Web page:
The Music of Marie is a science fiction manga that explores a utopian world with a mysterious clockwork goddess whose blessings might disguise hidden truths.
This manga was written and drawn by Usamaru Furuya, the creator of Genkaku Picasso and Lychee Light Club. As a fan of Genkaku Picasso’s surreal visuals and dramatic storytelling, I was curious about Furuya’s other works and jumped at the chance to check out this intriguing title.
Thank you to One Peace Books for providing me with a review copy of this manga in exchange for an honest review.
Pirito is, by all accounts, a paradise. The various islands of Pirito all trade their resources with each other so that no one goes without and the people live in peace and harmony, knowing nothing of war or strife. Their happiness is guarded by Marie, a strange, mechanical goddess who watches over them from above and whose song brings joy and serenity to all.
A boy named Kai who lives on a mining island develops extraordinary hearing after an incident where he went missing for several days as a child. He alone can hear the beautiful music of Marie, but over time he begins to grow obsessed with the goddess. Kai’s childhood friend Pipi has nursed a crush on him since they were young and doesn’t want to loose him to this fixation. While she does everything she can to get him to look at her, instead of up at the sky, Kai begins to recall the truth of what happened to him during the time that he disappeared and realizes that Marie might have an important plan for him.
The Music of Marie presents the reader with a difficult conundrum. This world where Kai and Pipi live is kind and tranquil. There is no war, no crime and no serious interpersonal conflict. Marie’s music sooths the people’s darker emotions and ensures that everyone is happy. Not all suffering is completely eliminated – Kai lost his parents in a mining accident, for example – but there is no violence or prejudice.
But living in this utopia comes with a price.
Marie also limits the level of technology that can be achieved by humans and causes certain kinds of machines to breakdown, holding back societal advancement. What’s more, while the people are peaceful, it is only because their range of emotions is being artificially limited. Can this peace be considered to be real if it is only achieved by a form of manipulation? Is Marie actually preventing humanity from growing and becoming capable of creating a true utopia where human potential isn’t kept caged? Or are such thoughts merely arrogance? Perhaps the legitimacy of how peace is achieved is irrelevant in the face of the enormity of the suffering that Marie prevents from happening.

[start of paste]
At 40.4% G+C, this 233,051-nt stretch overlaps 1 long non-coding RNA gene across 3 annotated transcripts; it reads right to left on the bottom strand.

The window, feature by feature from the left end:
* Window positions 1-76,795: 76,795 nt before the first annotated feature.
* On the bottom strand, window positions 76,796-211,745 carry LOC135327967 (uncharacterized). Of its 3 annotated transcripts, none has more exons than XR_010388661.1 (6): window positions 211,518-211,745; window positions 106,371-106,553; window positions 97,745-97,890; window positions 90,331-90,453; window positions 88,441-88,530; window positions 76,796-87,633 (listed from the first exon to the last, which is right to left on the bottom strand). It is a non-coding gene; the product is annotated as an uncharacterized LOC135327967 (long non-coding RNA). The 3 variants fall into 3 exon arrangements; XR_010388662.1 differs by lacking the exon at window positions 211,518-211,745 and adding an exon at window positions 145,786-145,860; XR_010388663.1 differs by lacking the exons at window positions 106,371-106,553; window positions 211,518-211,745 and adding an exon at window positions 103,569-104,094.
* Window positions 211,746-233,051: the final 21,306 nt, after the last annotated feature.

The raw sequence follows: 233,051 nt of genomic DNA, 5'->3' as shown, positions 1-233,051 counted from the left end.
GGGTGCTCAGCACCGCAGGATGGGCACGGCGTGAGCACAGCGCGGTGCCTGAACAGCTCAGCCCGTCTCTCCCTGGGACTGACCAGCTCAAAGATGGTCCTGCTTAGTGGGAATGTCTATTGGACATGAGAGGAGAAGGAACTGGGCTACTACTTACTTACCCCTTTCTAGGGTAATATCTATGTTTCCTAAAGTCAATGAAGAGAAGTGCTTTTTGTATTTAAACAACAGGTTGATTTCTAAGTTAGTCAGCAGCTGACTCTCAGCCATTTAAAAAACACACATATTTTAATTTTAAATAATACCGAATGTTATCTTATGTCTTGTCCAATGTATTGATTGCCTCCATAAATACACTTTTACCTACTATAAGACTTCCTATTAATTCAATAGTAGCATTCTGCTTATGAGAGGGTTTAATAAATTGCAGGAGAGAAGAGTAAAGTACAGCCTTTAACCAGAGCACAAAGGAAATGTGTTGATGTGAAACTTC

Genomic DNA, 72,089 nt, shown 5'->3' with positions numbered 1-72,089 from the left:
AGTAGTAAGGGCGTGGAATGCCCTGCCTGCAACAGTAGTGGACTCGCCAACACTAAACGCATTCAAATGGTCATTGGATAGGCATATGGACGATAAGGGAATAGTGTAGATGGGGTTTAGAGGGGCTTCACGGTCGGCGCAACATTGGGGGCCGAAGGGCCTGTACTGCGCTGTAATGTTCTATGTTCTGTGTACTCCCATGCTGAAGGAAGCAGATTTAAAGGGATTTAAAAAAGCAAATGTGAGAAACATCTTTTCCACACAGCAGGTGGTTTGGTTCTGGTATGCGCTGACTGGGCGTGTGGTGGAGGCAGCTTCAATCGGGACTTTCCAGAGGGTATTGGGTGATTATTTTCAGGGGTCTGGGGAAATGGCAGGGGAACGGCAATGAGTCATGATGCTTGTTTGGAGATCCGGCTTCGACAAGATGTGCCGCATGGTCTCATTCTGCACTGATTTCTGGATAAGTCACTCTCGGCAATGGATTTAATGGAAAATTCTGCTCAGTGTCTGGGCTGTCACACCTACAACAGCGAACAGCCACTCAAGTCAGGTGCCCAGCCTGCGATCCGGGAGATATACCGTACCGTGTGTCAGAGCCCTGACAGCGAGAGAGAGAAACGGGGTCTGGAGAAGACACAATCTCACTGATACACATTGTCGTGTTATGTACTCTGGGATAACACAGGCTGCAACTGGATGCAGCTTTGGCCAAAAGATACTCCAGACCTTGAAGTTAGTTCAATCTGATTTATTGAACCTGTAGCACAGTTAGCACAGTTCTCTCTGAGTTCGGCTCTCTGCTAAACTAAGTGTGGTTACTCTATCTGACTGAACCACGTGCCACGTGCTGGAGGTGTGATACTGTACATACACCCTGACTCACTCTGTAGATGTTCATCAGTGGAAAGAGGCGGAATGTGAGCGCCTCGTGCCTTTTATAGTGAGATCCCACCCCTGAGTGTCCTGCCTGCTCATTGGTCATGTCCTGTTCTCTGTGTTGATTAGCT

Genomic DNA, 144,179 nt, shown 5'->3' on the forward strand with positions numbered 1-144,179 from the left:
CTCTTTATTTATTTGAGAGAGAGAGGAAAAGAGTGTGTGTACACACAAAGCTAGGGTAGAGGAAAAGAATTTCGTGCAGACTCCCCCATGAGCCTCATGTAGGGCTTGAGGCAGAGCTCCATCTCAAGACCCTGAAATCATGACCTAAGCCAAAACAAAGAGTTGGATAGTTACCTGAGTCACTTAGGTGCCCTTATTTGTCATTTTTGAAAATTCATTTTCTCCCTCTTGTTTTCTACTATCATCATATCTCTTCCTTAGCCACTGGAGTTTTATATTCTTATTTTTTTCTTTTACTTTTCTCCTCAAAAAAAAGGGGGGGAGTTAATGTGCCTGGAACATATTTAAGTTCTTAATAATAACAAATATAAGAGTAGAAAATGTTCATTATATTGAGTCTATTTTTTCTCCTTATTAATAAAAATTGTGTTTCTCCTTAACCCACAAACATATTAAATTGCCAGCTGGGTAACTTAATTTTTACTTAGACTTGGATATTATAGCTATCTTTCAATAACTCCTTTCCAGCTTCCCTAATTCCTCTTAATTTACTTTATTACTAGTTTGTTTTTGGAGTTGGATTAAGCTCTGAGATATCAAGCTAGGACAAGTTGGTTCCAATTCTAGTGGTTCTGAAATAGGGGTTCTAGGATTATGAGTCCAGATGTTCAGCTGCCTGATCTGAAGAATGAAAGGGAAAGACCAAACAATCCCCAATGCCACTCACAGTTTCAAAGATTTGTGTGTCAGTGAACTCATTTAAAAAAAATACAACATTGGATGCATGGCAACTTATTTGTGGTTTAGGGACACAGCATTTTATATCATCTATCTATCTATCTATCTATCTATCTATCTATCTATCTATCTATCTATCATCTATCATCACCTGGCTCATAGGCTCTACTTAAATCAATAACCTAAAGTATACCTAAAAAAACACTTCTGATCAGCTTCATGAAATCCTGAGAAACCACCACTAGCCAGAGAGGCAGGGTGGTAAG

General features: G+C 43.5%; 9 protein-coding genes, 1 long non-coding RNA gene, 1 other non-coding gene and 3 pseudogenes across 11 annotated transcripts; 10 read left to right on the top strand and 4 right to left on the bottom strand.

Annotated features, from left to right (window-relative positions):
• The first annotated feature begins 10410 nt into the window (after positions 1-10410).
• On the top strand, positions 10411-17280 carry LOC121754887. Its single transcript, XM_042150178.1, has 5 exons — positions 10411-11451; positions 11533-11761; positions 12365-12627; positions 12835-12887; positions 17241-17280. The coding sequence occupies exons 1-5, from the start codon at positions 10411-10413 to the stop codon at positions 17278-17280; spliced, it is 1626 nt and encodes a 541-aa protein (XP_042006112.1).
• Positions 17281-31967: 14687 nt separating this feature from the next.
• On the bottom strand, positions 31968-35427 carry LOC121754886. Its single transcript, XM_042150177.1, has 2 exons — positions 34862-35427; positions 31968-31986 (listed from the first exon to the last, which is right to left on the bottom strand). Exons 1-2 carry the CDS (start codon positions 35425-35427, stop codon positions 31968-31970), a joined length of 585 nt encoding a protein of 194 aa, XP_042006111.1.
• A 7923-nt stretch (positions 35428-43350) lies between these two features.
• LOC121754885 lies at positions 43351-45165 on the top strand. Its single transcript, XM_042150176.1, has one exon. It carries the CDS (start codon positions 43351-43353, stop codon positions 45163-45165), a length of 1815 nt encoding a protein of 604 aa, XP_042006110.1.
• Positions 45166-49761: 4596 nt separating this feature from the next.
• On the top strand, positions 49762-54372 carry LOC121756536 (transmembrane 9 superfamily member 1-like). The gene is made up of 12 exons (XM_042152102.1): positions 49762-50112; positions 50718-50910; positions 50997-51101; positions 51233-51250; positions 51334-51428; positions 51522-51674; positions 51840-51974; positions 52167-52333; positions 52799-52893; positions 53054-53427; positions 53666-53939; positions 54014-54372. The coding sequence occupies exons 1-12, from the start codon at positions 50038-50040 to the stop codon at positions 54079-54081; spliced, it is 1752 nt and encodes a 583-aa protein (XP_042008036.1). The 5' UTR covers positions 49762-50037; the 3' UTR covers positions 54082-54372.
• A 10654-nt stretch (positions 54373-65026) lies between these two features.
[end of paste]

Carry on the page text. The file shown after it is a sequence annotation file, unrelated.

It’s an interesting philosophical question and The Music of Marie doesn’t go for the easy answer. This is definitely a story that’s going to make you think and I found the conclusion that Kai came to at the climax to be a bit unexpected, but also understandable given what had occurred.
Underpinning The Music of Marie’s more heady philosophical plotline is a bittersweet love story. Pipi has always had romantic feelings for Kai, and she’s not prepared to give up on him. Even if her competition is a goddess! Pipi’s determination is adorable and I found her to be the liveliest part of the book. She’s an outgoing and upbeat girl who has many admirers. Unfortunately, Kai is the one person who seems immune to her charms. As more is revealed about Kai’s disappearance and his relationship to Marie, it starts to look worse and worse for Pipi and her hopes for a future with him. Even so, there is something beautiful about her devotion, and she wound up being my favourite part of the book.
The Music of Marie is a story that contains both sadness and hope in equal measures. It’s not a title I think I would have necessarily picked up on my own, but I’m glad that I was given the opportunity to read it. The world of Pirito is intriguing and unique and the art is lovely and detailed. There were several twists in the story that caught me by surprise and parts that really made me think. Best of all, Pipi’s antics kept me constantly amused. This is a compelling drama and I’d recommend that fans of science fiction manga check it out.
Final Score: 8 out of 10.
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What did you think of this manga? Do you agree with the decision Kai made at the end? Let me know in the comments.
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I really enjoyed this. The world just comes alive with all the traditions and such.
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Yes, there’s a lot of interesting world building going on in this manga. I loved the fashion. Pipi, in particular, had some great outfits.
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